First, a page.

However, being a neighbour also means accepting help, even if the help comes, as the parable shows, from an unwanted or even disliked source. Allowing our prejudices, pride and self-sufficiency to be challenged by others will cause us to grow and mature so that help can be accepted from even the most unlikely of sources.

Our retelling of the parable was brought to life by the Brownies carrying out some very impressive first aid on Doug, our hapless 'victim'. A very big thank you to all involved.

Monday, 12 July 2010

Saying thank you.
It is an important part of our community’s life when we say thank you to members who have worked long and hard for the good of all. David and Neil have worked consistently, with loving hearts to help our young people find their way to the Lord. Their teaching in our pathfinder’s group came to an end this Sunday. During the service we prayed for them and presented them each with a gift to remind them of all the long hours they worked with our teens.
Is there a chance that the Lord is calling you to be part of a teaching team? We are trying to organise for John Fryer who works as a children’s coordinator for the diocese to come and lead some training. Please pray and if you feel called; you can discuss it with Anita, Derek or Paul.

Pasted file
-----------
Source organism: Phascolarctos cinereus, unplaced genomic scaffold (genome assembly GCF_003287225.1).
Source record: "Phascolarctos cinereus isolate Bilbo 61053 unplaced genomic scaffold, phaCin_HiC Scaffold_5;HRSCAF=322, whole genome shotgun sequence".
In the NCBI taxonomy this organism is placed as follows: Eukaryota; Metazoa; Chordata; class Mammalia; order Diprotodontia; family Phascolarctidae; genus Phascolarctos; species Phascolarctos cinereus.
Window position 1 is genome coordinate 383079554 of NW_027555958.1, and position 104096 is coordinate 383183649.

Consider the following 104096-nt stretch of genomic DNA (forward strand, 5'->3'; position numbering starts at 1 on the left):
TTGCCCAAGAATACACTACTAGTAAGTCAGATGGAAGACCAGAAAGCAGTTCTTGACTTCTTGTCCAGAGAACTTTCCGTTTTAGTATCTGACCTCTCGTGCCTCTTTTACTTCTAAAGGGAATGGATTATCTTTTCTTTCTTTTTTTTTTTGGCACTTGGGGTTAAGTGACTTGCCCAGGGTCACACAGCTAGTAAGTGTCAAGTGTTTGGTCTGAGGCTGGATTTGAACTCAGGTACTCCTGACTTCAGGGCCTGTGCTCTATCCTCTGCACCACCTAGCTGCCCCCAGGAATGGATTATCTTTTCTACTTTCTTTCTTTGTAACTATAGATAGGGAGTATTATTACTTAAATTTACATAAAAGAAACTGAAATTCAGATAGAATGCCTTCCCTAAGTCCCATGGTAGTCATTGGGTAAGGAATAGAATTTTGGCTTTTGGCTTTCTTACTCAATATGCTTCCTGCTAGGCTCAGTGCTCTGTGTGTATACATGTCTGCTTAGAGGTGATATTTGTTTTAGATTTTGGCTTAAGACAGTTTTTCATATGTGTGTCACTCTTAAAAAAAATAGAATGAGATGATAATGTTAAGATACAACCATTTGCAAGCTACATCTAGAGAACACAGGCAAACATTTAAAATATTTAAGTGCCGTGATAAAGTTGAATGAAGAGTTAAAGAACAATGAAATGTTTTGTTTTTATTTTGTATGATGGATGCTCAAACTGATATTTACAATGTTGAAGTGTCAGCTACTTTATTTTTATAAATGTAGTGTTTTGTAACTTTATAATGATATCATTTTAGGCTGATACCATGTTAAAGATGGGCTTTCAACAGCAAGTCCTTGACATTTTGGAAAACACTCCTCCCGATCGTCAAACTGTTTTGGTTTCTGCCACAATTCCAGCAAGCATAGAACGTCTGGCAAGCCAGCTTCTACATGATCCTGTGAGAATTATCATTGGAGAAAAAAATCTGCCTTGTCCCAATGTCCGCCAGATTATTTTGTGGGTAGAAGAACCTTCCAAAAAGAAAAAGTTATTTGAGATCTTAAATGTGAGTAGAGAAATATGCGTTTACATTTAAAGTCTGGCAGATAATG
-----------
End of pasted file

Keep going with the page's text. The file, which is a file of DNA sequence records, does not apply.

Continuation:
Sunday, 4 July 2010

What a way to celebrate!

Two of our congregation, Sheridan and Gilda Roberts celebrate their ruby wedding anniversary today. At a time when marriage often seems under threat, it's good to celebrate God's provision of marriage for mankind. He saw that it would not be good for people to be alone and so he provided mutual friendship and the joy of family life and children.

For most of us a ruby wedding anniversary would be an opportunity for a meal with friends and family or a special holiday. Sheridan and Gilda decided to be different. They held a barbecue for 170 people at their home to raise money for the work of Christian Aid in the Kibera slum of Nairobi in Kenya. It was a great time of fun for all and has already raised over £1200. Everyone benefits from their generosity. Thank you Sheridan and Gilda!

Do It Yourself -- Sign of Good Leadership!

It's a mark of good leadership that a leader enables those they have led to take responsibility in that leader's absence. That's as true for Christian leadership as for any other -- in fact possibly more true as Christians believe in the "priesthood of all believers."

So it was encouraging that the first Sunday morning service after Simon Harvey had left us, was taken by the members of one of the eight home groups -- the Dove Rise group. It was entitled "Looking forward, not back." Teri, our Churchwarden's wife led the service. Another member of the home group, Derek, preached the sermon, while other members read the lessons, led the prayers and took part in an enacted Bible reading of the prophet Elijah feeling bereft.

We explored the subject in greater detail in the small-group evening service.